As research in Qumran scrolls continues some questions are answered and new ones arise. There is still so much we do not know about the Qumran texts collection. There are still so many things we are trying to piece together in regards to the people who left those scrolls behind.
Not so long ago Israeli paleographer Ada Yardeni has identified over 50 Qumran scrolls penned by the same scribe. That is remarkable! Dr. Ada Yardeni was a renown expert of Hebrew and Dead Sea Scrolls who sadly passed away in June of 2018. Still, her research lives on and continues to help us answer questions.
What is more amazing about linking some scrolls to one particular scribe is that the handwriting of this same ancient scribe was found on various Qumran scrolls which were recovered from six different caves. This is another significant development. Some scientists have proposed that the Qumran scrolls were not connected to the Essene sect or tied to the settlement on the other side of the wadi. Some suggested that this was just a general Jewish library and not a proper sectarian collection. Another theory was that different caves represent independent collections by separate sects. In light of liking the same scribe to multiple scrolls in multiple caves, the theory is no longer viable and research into one scribe’s handwriting may now prove otherwise.
The scribe whose style has now been documented was likely a member of the Qumran sect, who copied many scrolls which were deposited into different caves by the same group. Moreover, the handwriting of this same scribe was found on an Apocryphon woven on the Book of Joshua that was discovered at Masada. Masada is quite a distance away from the Qumran settlement. Many researchers doubted any connections of Qumran settlers to the Masada site. The texts found at Masada indeed bear resemblance to some Qumran scrolls. Even before Yardeni’s handwriting analysis, some scholars have speculated that the Joshua manuscript may have been the product of a Qumran scribe. But now this suspicion can be confirmed.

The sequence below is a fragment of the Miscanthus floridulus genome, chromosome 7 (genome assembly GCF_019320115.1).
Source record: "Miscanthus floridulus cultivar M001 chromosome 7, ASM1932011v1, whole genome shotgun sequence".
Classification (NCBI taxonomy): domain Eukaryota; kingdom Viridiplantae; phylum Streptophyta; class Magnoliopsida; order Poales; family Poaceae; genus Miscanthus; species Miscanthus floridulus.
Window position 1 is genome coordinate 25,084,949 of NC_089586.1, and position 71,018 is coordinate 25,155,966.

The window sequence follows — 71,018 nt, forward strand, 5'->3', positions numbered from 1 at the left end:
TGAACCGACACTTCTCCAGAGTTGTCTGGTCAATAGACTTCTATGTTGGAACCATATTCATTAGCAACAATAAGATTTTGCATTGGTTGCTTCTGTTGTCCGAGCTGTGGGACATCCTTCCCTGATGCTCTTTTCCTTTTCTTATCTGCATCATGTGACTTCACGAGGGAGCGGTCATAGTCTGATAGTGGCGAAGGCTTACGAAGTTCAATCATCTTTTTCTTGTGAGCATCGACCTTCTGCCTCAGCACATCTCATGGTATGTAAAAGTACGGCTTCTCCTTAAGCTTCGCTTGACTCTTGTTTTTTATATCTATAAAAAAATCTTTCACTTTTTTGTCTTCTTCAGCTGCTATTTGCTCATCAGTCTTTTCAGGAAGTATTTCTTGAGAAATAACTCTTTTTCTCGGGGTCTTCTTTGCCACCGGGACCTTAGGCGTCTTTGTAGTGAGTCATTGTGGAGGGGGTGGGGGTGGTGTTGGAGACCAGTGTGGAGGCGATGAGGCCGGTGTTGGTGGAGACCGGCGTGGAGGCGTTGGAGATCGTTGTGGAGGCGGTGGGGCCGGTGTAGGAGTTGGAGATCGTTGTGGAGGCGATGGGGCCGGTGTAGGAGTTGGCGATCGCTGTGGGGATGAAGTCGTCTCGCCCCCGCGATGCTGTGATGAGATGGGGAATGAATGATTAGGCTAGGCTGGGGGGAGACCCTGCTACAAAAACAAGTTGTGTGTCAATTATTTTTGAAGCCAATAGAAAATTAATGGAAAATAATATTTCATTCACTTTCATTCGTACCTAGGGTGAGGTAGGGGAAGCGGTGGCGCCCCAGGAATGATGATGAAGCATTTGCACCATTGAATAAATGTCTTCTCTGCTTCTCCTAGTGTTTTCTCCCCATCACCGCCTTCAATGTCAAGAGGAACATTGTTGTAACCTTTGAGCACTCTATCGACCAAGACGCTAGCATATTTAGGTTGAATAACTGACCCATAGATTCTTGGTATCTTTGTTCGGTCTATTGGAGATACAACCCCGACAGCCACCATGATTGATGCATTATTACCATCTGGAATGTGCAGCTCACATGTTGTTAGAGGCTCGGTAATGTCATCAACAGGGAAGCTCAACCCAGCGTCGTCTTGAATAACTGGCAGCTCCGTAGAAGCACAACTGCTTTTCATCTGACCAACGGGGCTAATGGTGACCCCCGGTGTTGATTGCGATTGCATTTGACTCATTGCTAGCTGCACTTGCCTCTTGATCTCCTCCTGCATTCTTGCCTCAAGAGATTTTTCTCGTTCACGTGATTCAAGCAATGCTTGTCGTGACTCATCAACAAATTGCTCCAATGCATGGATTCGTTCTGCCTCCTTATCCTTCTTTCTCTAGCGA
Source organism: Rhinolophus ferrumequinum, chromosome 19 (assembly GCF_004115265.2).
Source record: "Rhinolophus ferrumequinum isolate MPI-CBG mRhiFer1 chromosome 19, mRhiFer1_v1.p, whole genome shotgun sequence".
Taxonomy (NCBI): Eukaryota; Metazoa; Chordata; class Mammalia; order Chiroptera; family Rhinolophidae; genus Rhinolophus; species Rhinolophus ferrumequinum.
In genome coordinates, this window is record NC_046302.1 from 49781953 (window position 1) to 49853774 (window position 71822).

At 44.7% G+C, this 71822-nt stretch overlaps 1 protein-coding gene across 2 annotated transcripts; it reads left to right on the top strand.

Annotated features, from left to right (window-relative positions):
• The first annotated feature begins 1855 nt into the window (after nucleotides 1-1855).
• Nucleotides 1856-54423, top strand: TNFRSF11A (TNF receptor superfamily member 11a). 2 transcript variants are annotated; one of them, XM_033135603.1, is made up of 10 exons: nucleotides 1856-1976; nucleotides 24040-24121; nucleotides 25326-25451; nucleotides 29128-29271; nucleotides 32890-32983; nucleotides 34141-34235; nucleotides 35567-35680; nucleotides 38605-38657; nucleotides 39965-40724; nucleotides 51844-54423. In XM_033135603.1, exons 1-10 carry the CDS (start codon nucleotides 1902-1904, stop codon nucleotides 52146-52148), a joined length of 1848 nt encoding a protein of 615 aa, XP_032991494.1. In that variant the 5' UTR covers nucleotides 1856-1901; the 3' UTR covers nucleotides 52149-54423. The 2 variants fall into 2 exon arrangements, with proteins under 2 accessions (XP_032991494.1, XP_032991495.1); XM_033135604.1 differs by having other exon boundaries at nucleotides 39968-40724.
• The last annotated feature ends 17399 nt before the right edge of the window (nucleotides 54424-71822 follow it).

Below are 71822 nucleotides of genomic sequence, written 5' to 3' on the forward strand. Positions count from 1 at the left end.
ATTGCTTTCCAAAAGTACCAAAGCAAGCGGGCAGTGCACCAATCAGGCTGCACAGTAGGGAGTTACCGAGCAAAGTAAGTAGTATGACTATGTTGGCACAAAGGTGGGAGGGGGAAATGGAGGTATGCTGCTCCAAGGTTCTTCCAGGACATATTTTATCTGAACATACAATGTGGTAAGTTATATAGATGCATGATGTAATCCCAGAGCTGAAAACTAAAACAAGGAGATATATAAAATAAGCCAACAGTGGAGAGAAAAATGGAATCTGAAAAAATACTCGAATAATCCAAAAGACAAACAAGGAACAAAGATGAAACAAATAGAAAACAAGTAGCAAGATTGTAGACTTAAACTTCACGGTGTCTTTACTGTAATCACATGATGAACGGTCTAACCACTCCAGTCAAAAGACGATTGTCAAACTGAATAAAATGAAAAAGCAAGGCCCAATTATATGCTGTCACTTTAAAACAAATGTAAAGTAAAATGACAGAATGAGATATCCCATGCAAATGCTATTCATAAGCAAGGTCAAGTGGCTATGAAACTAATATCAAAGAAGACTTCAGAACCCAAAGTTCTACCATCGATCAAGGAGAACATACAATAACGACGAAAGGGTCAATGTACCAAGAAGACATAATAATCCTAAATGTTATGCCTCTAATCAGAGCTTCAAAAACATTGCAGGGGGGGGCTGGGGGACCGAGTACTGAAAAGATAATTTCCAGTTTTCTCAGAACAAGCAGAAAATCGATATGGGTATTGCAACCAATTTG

Now there is a scribal connection between Masada and the Qumran scrolls. Nine copies of the sectarian Songs of the Sabbath Sacrifice manuscripts were discovered in two caves at Qumran, and another was discovered at Masada in the same locus as the Joshua Apocryphon. Professor Sidnie White Crawford of Nebraska University concluded,
“it seems likely that some manuscripts from Qumran were carried south by refugees fleeing the Roman destruction of Qumran in 68 C.E. But that’s only a best guess.”
These are exciting new developments that emerge not from any new scrolls, but from ongoing research into existing documents.
Source: Biblical Archaeology Society